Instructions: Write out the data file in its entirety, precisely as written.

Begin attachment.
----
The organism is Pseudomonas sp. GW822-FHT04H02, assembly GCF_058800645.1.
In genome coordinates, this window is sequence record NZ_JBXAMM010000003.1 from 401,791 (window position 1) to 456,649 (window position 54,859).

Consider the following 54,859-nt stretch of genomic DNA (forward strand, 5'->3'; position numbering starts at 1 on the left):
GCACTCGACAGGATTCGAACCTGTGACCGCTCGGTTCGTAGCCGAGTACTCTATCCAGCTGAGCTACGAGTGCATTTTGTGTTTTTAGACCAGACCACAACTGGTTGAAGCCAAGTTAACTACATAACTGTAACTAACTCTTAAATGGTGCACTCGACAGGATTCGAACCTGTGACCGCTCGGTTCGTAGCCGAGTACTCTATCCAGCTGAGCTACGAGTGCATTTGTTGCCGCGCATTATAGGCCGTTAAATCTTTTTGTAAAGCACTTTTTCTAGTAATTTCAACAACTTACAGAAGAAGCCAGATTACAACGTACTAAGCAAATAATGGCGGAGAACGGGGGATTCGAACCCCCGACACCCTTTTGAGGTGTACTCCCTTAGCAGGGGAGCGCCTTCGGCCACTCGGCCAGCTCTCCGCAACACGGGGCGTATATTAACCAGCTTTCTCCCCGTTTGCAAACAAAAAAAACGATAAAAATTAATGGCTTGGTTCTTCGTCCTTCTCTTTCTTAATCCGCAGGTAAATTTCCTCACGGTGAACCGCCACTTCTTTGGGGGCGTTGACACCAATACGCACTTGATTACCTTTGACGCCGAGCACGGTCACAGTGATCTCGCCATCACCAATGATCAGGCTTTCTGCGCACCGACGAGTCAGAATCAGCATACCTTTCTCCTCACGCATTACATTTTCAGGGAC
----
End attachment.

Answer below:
The organism is Pseudomonas sp. GW822-FHT04H02, assembly GCF_058800645.1.
In genome coordinates, this window is sequence record NZ_JBXAMM010000003.1 from 401,791 (window position 1) to 456,649 (window position 54,859).

Consider the following 54,859-nt stretch of genomic DNA (forward strand, 5'->3'; position numbering starts at 1 on the left):
GCACTCGACAGGATTCGAACCTGTGACCGCTCGGTTCGTAGCCGAGTACTCTATCCAGCTGAGCTACGAGTGCATTTTGTGTTTTTAGACCAGACCACAACTGGTTGAAGCCAAGTTAACTACATAACTGTAACTAACTCTTAAATGGTGCACTCGACAGGATTCGAACCTGTGACCGCTCGGTTCGTAGCCGAGTACTCTATCCAGCTGAGCTACGAGTGCATTTGTTGCCGCGCATTATAGGCCGTTAAATCTTTTTGTAAAGCACTTTTTCTAGTAATTTCAACAACTTACAGAAGAAGCCAGATTACAACGTACTAAGCAAATAATGGCGGAGAACGGGGGATTCGAACCCCCGACACCCTTTTGAGGTGTACTCCCTTAGCAGGGGAGCGCCTTCGGCCACTCGGCCAGCTCTCCGCAACACGGGGCGTATATTAACCAGCTTTCTCCCCGTTTGCAAACAAAAAAAACGATAAAAATTAATGGCTTGGTTCTTCGTCCTTCTCTTTCTTAATCCGCAGGTAAATTTCCTCACGGTGAACCGCCACTTCTTTGGGGGCGTTGACACCAATACGCACTTGATTACCTTTGACGCCGAGCACGGTCACAGTGATCTCGCCATCACCAATGATCAGGCTTTCTGCGCACCGACGAGTCAGAATCAGCATACCTTTCTCCTCACGCATTACATTTTCAGGGAC